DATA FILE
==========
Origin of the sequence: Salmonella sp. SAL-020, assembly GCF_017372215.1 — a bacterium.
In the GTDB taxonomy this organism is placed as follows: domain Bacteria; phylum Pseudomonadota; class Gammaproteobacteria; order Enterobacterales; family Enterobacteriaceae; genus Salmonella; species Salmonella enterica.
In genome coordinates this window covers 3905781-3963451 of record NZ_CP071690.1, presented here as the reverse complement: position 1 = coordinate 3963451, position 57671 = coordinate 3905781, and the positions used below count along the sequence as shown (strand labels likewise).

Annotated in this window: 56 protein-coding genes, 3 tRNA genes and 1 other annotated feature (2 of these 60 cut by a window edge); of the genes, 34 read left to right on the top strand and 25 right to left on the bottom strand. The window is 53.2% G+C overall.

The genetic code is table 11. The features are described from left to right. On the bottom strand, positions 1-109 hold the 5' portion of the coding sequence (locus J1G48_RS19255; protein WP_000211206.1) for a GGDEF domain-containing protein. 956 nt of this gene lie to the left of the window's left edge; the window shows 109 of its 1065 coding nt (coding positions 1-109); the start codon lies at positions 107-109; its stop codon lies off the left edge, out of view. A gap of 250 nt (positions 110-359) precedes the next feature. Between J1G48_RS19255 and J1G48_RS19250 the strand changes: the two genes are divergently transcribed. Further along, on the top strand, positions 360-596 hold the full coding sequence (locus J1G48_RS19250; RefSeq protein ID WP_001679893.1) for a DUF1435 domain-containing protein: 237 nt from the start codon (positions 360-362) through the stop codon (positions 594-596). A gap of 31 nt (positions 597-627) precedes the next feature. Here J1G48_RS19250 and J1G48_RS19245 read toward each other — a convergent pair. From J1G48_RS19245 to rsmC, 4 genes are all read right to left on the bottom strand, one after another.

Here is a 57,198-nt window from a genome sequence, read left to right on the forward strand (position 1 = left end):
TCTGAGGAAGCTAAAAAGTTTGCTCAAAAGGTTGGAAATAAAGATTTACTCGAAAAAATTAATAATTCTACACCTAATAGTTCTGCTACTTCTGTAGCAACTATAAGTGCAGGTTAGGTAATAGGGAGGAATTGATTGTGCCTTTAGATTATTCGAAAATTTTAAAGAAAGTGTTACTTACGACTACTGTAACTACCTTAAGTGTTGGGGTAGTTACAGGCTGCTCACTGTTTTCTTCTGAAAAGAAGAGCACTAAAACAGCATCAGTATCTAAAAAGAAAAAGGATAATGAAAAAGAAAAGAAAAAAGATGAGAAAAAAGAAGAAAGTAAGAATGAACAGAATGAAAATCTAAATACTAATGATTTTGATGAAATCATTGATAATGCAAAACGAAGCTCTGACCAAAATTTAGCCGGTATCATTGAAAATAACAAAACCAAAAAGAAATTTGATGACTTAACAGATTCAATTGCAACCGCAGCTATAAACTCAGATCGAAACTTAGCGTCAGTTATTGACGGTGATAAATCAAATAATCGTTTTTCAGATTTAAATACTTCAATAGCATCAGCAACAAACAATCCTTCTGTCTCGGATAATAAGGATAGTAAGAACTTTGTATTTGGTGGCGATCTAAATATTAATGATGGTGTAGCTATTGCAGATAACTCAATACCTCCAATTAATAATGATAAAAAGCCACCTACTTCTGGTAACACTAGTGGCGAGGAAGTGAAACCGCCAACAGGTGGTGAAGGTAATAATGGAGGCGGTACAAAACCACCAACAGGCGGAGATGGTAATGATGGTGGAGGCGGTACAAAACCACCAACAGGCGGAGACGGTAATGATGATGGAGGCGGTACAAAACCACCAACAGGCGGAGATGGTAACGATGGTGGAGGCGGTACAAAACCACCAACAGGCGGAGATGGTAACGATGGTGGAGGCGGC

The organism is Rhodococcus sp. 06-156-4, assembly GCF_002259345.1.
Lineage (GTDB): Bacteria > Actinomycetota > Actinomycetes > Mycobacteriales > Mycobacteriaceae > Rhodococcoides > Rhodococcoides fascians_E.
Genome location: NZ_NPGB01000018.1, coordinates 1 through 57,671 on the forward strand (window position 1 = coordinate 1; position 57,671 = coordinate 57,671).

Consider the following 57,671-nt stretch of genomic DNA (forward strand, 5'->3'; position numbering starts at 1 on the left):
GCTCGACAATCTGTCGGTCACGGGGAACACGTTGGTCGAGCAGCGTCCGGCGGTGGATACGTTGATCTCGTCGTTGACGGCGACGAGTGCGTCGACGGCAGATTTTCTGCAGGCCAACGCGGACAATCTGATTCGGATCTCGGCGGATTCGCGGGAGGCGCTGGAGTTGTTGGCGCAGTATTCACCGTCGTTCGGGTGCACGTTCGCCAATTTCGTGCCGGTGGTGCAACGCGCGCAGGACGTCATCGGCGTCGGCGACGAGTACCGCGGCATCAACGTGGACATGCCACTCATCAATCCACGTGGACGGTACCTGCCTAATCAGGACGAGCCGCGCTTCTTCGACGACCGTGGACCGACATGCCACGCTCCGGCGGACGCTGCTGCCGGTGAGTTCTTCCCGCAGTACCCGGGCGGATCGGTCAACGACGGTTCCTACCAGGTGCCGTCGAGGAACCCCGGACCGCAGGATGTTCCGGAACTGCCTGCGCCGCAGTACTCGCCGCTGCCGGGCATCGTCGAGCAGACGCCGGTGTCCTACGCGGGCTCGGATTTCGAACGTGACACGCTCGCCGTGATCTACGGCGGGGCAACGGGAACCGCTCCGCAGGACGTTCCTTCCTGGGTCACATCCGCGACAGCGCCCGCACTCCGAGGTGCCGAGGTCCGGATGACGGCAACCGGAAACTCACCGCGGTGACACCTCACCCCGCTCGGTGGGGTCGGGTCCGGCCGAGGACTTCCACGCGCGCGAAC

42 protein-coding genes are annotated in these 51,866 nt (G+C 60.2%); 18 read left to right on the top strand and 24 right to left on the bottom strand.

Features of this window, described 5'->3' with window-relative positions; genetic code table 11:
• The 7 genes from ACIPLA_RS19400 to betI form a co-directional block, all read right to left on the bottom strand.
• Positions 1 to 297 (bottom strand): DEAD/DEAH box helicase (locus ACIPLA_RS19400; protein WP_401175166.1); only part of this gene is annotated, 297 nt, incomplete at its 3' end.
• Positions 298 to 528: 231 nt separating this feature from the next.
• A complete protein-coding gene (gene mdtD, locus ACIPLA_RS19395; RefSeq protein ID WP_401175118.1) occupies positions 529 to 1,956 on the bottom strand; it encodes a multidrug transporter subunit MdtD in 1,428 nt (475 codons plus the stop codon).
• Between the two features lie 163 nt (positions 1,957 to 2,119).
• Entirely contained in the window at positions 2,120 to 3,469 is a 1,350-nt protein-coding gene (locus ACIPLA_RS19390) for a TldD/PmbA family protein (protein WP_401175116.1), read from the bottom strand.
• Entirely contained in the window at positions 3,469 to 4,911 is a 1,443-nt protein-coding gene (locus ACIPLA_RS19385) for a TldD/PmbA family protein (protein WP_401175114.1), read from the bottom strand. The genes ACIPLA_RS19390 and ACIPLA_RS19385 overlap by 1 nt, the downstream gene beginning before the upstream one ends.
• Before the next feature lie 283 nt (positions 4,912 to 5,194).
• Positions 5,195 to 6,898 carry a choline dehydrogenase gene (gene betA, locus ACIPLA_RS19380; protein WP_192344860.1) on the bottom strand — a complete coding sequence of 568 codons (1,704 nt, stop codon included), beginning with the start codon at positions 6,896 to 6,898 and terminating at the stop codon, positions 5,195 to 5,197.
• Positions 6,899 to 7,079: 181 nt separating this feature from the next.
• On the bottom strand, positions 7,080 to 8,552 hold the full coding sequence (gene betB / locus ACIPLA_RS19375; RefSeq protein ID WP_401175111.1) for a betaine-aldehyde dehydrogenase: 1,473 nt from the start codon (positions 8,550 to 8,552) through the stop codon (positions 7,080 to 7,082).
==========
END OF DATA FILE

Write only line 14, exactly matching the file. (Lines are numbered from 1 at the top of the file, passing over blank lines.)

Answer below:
Features of this window, described 5'->3' with window-relative positions; genetic code table 11: